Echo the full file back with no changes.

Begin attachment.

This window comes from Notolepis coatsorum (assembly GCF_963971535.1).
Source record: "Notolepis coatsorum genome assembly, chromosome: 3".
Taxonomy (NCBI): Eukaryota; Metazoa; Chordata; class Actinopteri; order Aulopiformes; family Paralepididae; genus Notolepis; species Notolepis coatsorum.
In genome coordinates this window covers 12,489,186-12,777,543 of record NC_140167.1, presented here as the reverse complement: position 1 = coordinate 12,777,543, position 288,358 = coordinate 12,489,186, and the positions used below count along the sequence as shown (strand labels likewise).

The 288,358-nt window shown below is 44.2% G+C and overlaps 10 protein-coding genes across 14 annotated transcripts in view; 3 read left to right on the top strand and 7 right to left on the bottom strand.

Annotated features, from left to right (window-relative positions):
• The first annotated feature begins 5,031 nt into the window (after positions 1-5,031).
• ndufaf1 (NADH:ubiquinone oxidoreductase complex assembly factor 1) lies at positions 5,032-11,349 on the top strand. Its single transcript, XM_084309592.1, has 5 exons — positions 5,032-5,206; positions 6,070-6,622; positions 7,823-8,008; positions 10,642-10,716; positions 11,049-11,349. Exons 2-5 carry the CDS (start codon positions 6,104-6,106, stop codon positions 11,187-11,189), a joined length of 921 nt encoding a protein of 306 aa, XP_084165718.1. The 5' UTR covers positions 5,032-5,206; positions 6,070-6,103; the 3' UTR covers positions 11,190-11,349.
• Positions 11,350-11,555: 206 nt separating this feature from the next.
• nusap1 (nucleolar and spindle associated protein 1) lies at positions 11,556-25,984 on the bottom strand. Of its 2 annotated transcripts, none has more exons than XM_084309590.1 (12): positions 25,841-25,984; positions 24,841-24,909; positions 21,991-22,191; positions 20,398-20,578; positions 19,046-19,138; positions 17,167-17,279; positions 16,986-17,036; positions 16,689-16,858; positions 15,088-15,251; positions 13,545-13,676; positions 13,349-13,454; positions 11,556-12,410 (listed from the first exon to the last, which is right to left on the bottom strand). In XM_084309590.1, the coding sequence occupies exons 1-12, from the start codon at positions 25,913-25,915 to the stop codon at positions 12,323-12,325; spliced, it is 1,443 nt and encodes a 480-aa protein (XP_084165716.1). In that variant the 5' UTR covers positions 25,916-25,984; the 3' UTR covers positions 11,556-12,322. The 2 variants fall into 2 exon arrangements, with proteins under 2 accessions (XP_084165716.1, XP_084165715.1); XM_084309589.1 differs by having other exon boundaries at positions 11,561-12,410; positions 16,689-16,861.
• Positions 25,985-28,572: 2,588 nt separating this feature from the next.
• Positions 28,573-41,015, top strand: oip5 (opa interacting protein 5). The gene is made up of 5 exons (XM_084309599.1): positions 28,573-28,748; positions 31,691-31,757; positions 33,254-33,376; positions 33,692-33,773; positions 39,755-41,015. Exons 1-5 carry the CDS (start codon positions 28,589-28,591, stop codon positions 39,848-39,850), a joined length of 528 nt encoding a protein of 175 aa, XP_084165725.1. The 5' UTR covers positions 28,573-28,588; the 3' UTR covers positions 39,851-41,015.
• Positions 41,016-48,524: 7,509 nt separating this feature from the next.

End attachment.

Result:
This window comes from Notolepis coatsorum (assembly GCF_963971535.1).
Source record: "Notolepis coatsorum genome assembly, chromosome: 3".
Taxonomy (NCBI): Eukaryota; Metazoa; Chordata; class Actinopteri; order Aulopiformes; family Paralepididae; genus Notolepis; species Notolepis coatsorum.
In genome coordinates this window covers 12,489,186-12,777,543 of record NC_140167.1, presented here as the reverse complement: position 1 = coordinate 12,777,543, position 288,358 = coordinate 12,489,186, and the positions used below count along the sequence as shown (strand labels likewise).

The 288,358-nt window shown below is 44.2% G+C and overlaps 10 protein-coding genes across 14 annotated transcripts in view; 3 read left to right on the top strand and 7 right to left on the bottom strand.

Annotated features, from left to right (window-relative positions):
• The first annotated feature begins 5,031 nt into the window (after positions 1-5,031).
• ndufaf1 (NADH:ubiquinone oxidoreductase complex assembly factor 1) lies at positions 5,032-11,349 on the top strand. Its single transcript, XM_084309592.1, has 5 exons — positions 5,032-5,206; positions 6,070-6,622; positions 7,823-8,008; positions 10,642-10,716; positions 11,049-11,349. Exons 2-5 carry the CDS (start codon positions 6,104-6,106, stop codon positions 11,187-11,189), a joined length of 921 nt encoding a protein of 306 aa, XP_084165718.1. The 5' UTR covers positions 5,032-5,206; positions 6,070-6,103; the 3' UTR covers positions 11,190-11,349.
• Positions 11,350-11,555: 206 nt separating this feature from the next.
• nusap1 (nucleolar and spindle associated protein 1) lies at positions 11,556-25,984 on the bottom strand. Of its 2 annotated transcripts, none has more exons than XM_084309590.1 (12): positions 25,841-25,984; positions 24,841-24,909; positions 21,991-22,191; positions 20,398-20,578; positions 19,046-19,138; positions 17,167-17,279; positions 16,986-17,036; positions 16,689-16,858; positions 15,088-15,251; positions 13,545-13,676; positions 13,349-13,454; positions 11,556-12,410 (listed from the first exon to the last, which is right to left on the bottom strand). In XM_084309590.1, the coding sequence occupies exons 1-12, from the start codon at positions 25,913-25,915 to the stop codon at positions 12,323-12,325; spliced, it is 1,443 nt and encodes a 480-aa protein (XP_084165716.1). In that variant the 5' UTR covers positions 25,916-25,984; the 3' UTR covers positions 11,556-12,322. The 2 variants fall into 2 exon arrangements, with proteins under 2 accessions (XP_084165716.1, XP_084165715.1); XM_084309589.1 differs by having other exon boundaries at positions 11,561-12,410; positions 16,689-16,861.
• Positions 25,985-28,572: 2,588 nt separating this feature from the next.
• Positions 28,573-41,015, top strand: oip5 (opa interacting protein 5). The gene is made up of 5 exons (XM_084309599.1): positions 28,573-28,748; positions 31,691-31,757; positions 33,254-33,376; positions 33,692-33,773; positions 39,755-41,015. Exons 1-5 carry the CDS (start codon positions 28,589-28,591, stop codon positions 39,848-39,850), a joined length of 528 nt encoding a protein of 175 aa, XP_084165725.1. The 5' UTR covers positions 28,573-28,588; the 3' UTR covers positions 39,851-41,015.
• Positions 41,016-48,524: 7,509 nt separating this feature from the next.